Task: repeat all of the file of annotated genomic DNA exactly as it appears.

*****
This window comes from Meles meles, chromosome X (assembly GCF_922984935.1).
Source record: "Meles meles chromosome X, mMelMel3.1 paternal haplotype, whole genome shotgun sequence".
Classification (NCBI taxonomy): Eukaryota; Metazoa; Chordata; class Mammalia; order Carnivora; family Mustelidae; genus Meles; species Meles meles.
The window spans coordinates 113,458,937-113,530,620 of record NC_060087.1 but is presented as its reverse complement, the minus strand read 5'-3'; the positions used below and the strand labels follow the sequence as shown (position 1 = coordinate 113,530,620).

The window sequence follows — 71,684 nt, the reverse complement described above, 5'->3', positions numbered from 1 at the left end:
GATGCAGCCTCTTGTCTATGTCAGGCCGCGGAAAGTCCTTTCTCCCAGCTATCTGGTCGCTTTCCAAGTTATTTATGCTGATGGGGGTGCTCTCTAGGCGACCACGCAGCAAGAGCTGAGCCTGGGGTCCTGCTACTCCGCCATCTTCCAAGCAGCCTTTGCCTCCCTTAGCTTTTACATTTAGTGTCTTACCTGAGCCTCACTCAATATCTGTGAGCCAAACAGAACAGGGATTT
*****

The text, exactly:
This window comes from Meles meles, chromosome X (assembly GCF_922984935.1).
Source record: "Meles meles chromosome X, mMelMel3.1 paternal haplotype, whole genome shotgun sequence".
Classification (NCBI taxonomy): Eukaryota; Metazoa; Chordata; class Mammalia; order Carnivora; family Mustelidae; genus Meles; species Meles meles.
The window spans coordinates 113,458,937-113,530,620 of record NC_060087.1 but is presented as its reverse complement, the minus strand read 5'-3'; the positions used below and the strand labels follow the sequence as shown (position 1 = coordinate 113,530,620).

The window sequence follows — 71,684 nt, the reverse complement described above, 5'->3', positions numbered from 1 at the left end:
GATGCAGCCTCTTGTCTATGTCAGGCCGCGGAAAGTCCTTTCTCCCAGCTATCTGGTCGCTTTCCAAGTTATTTATGCTGATGGGGGTGCTCTCTAGGCGACCACGCAGCAAGAGCTGAGCCTGGGGTCCTGCTACTCCGCCATCTTCCAAGCAGCCTTTGCCTCCCTTAGCTTTTACATTTAGTGTCTTACCTGAGCCTCACTCAATATCTGTGAGCCAAACAGAACAGGGATTT